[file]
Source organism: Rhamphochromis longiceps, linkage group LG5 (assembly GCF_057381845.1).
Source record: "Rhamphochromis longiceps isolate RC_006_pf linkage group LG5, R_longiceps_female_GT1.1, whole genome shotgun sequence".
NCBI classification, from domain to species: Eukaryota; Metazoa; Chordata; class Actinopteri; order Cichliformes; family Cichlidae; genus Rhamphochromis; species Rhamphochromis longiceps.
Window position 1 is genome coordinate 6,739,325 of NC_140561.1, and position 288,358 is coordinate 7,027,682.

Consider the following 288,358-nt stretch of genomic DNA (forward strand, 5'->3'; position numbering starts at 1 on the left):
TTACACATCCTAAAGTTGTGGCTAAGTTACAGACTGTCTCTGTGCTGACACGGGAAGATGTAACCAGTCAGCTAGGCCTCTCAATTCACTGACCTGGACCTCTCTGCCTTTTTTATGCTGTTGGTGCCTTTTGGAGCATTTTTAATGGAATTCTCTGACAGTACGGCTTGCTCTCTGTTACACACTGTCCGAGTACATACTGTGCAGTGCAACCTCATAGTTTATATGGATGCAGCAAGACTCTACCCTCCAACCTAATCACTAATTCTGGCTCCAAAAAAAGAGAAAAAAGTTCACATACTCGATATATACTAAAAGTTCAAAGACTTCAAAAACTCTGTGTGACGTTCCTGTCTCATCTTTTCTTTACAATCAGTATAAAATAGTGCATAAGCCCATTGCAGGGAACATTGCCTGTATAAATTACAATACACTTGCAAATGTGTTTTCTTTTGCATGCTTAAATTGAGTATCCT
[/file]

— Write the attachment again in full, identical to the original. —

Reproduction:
Source organism: Rhamphochromis longiceps, linkage group LG5 (assembly GCF_057381845.1).
Source record: "Rhamphochromis longiceps isolate RC_006_pf linkage group LG5, R_longiceps_female_GT1.1, whole genome shotgun sequence".
NCBI classification, from domain to species: Eukaryota; Metazoa; Chordata; class Actinopteri; order Cichliformes; family Cichlidae; genus Rhamphochromis; species Rhamphochromis longiceps.
Window position 1 is genome coordinate 6,739,325 of NC_140561.1, and position 288,358 is coordinate 7,027,682.

Consider the following 288,358-nt stretch of genomic DNA (forward strand, 5'->3'; position numbering starts at 1 on the left):
TTACACATCCTAAAGTTGTGGCTAAGTTACAGACTGTCTCTGTGCTGACACGGGAAGATGTAACCAGTCAGCTAGGCCTCTCAATTCACTGACCTGGACCTCTCTGCCTTTTTTATGCTGTTGGTGCCTTTTGGAGCATTTTTAATGGAATTCTCTGACAGTACGGCTTGCTCTCTGTTACACACTGTCCGAGTACATACTGTGCAGTGCAACCTCATAGTTTATATGGATGCAGCAAGACTCTACCCTCCAACCTAATCACTAATTCTGGCTCCAAAAAAAGAGAAAAAAGTTCACATACTCGATATATACTAAAAGTTCAAAGACTTCAAAAACTCTGTGTGACGTTCCTGTCTCATCTTTTCTTTACAATCAGTATAAAATAGTGCATAAGCCCATTGCAGGGAACATTGCCTGTATAAATTACAATACACTTGCAAATGTGTTTTCTTTTGCATGCTTAAATTGAGTATCCT